My homebrew installation of Postgres is always there when I need it. 😍 I can be
confident that even just after login, my database is only a
Homebrew 🍺 (everyone’s favorite missing package manager for MacOS) not only
manages installation and cleanup of
the stuff we need that Apple doesn’t provide,
but provides an abstraction over managing background processes with the native
cron wasn’t the only tool replaced but also
init. Launchctl was created to serve as a single
performant native API to replace those UNIX tools.
Launchctl can handle running programs at certain times, like
cron, but also in
response to other triggers like login or file changes, and can relaunch
programs if they crash.
Starting a process on login without
brew services means writing (or copying, or
symlinking) a plist file to
~/Library/LaunchAgents for a single user and
/Library/LaunchDaemons for all
The plist, which stands for “property list”, acts as instructions to launchctl about how, when, and what to do with the application.
Here is a snippet of a plist from my homebrew managed Postgres installation:
If the app was updated or uninstalled, choosing to manage the file means remembering to update or delete the plist ourselves.
brew services handles all that for us.
When we run
brew services start postgresql@14 we’re telling homebrew to copy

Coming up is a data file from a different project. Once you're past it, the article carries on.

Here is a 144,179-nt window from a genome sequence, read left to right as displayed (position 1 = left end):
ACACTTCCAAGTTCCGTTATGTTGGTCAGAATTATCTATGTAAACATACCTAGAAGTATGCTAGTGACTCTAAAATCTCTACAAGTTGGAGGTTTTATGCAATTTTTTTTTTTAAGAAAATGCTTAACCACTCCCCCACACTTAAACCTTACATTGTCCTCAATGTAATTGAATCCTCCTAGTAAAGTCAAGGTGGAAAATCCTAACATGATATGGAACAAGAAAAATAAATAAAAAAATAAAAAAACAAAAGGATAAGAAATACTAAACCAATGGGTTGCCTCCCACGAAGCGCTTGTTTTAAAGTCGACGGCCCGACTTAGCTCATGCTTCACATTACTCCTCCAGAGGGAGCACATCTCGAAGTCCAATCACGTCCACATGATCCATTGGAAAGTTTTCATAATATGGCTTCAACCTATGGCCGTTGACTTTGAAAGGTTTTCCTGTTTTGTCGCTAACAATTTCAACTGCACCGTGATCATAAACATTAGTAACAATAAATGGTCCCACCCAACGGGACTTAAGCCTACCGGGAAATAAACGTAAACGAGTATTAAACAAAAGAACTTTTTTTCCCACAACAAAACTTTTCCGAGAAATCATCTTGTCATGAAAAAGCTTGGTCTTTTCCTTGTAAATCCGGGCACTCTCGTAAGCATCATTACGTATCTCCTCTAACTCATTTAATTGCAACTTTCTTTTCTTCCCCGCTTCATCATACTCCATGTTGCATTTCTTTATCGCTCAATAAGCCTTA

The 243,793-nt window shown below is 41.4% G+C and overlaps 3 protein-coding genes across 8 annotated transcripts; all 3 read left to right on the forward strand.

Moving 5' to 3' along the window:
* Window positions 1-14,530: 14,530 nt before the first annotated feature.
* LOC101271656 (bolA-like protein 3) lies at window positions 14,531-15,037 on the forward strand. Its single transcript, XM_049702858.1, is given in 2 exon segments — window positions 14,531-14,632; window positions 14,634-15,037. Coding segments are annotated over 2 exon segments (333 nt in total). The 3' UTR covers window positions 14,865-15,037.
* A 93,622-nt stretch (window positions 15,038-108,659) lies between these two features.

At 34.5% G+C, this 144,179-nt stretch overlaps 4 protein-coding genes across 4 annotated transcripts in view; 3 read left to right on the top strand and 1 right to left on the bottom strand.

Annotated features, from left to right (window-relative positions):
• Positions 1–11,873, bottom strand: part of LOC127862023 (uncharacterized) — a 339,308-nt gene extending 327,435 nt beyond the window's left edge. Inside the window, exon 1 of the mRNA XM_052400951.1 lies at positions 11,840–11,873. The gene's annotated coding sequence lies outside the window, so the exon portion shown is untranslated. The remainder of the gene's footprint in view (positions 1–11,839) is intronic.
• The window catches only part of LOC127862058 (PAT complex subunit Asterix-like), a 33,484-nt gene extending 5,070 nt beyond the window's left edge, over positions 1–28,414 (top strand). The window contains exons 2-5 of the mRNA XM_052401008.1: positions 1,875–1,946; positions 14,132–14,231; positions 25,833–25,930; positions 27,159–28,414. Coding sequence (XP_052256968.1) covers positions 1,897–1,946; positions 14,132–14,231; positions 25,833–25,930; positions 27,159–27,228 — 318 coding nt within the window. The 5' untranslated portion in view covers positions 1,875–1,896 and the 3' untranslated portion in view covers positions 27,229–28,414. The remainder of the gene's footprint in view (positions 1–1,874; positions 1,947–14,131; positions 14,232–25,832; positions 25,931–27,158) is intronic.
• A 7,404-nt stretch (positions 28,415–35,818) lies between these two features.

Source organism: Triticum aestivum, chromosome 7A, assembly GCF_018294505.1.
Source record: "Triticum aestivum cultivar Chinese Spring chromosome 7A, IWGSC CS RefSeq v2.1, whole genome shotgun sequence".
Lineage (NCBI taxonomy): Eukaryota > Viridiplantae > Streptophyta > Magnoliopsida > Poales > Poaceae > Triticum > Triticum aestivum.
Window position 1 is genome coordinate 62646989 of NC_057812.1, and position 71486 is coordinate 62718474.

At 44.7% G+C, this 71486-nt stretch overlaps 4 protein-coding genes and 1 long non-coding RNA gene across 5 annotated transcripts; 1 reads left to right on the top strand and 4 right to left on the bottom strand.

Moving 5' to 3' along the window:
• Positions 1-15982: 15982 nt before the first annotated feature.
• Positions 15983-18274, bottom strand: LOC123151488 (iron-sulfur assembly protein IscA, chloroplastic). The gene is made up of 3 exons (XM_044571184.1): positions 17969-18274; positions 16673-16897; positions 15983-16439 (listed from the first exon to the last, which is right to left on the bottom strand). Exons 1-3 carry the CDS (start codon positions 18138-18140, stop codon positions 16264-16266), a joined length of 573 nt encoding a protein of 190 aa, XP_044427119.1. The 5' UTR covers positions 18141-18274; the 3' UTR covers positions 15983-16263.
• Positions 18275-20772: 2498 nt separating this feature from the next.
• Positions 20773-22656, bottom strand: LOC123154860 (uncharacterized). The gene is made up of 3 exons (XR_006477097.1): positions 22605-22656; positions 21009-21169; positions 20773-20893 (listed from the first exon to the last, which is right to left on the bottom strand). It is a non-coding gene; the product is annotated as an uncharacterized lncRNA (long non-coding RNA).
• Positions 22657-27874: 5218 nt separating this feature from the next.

the necessary plist to the correct folder and manage it. If we remove postgres
(😱), homebrew removes the plist.
Apple made a change in MacOS 13 that provides a new scheme for these launchctl plist files.
“Rather than apps installing their own helpers and property lists, MacOS 13 (Ventura) introduces a new scheme where those are provided within the app” – The Eclectic Light Company
It should make this process more seamless for users, but not every program will
or has taken advantage of this yet, so
brew services isn’t going away.
That’s right! Previously we would need to “tap” (install) the services package
before using it with
brew tap homebrew/services, but it will now install
itself the first time we run the command.
Because services is the preferred way to manage launch items installed via
homebrew, messaging after installing applications no longer directs us to
symlink plist files to
*/Library, but instead to use
There are only a few commands commonly needed to manage loading processes with homebrew.
brew services start xyz and
brew services stop xyz will start and stop an
application, but will also remove or add the plist file instructing
to run the program at login.
If a running application needs to be turned off and on again (as we all do
brew services restart xyz will do that for us.
That’s usually the extent of it, but also handy are these—
brew services run xyz and
brew services kill xyz will start and stop an
application without changing anything with regards to
Should we want to see what processes are running via
launchctl, some of which
might not be managed by homebrew, we can run
brew services list. This is what
mine currently looks like–
postgresql@14 started aji ~/Library/LaunchAgentsemail@example.com
redis started aji ~/Library/LaunchAgents/homebrew.mxcl.redis.plist
Apple wants us to know what is happening in the background of our computer, and rightly so! Security is always in tension with convenience, and in this tradeoff, our notification centers will have to pay the price.